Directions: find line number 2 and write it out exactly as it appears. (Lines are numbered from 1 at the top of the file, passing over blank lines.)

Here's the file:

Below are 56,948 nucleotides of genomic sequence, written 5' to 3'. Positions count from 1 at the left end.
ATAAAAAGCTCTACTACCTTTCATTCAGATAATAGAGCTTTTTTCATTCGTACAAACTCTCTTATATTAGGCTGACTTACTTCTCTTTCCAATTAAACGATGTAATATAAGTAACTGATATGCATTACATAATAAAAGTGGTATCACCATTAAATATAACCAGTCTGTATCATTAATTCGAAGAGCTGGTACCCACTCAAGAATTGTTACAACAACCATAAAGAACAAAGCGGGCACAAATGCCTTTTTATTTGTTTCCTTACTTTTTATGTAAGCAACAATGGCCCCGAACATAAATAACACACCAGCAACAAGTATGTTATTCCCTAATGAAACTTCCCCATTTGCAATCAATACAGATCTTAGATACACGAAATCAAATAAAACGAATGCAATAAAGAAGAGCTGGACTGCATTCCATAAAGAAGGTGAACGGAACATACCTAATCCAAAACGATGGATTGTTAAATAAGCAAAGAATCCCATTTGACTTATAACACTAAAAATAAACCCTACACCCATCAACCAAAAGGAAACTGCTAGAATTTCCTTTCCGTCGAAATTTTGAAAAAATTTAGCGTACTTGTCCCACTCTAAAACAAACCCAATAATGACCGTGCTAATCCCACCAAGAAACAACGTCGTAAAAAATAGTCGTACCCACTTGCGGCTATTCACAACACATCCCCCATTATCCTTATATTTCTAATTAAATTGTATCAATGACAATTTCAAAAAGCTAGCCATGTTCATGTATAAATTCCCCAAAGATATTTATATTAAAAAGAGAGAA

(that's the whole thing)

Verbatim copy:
ATAAAAAGCTCTACTACCTTTCATTCAGATAATAGAGCTTTTTTCATTCGTACAAACTCTCTTATATTAGGCTGACTTACTTCTCTTTCCAATTAAACGATGTAATATAAGTAACTGATATGCATTACATAATAAAAGTGGTATCACCATTAAATATAACCAGTCTGTATCATTAATTCGAAGAGCTGGTACCCACTCAAGAATTGTTACAACAACCATAAAGAACAAAGCGGGCACAAATGCCTTTTTATTTGTTTCCTTACTTTTTATGTAAGCAACAATGGCCCCGAACATAAATAACACACCAGCAACAAGTATGTTATTCCCTAATGAAACTTCCCCATTTGCAATCAATACAGATCTTAGATACACGAAATCAAATAAAACGAATGCAATAAAGAAGAGCTGGACTGCATTCCATAAAGAAGGTGAACGGAACATACCTAATCCAAAACGATGGATTGTTAAATAAGCAAAGAATCCCATTTGACTTATAACACTAAAAATAAACCCTACACCCATCAACCAAAAGGAAACTGCTAGAATTTCCTTTCCGTCGAAATTTTGAAAAAATTTAGCGTACTTGTCCCACTCTAAAACAAACCCAATAATGACCGTGCTAATCCCACCAAGAAACAACGTCGTAAAAAATAGTCGTACCCACTTGCGGCTATTCACAACACATCCCCCATTATCCTTATATTTCTAATTAAATTGTATCAATGACAATTTCAAAAAGCTAGCCATGTTCATGTATAAATTCCCCAAAGATATTTATATTAAAAAGAGAGAA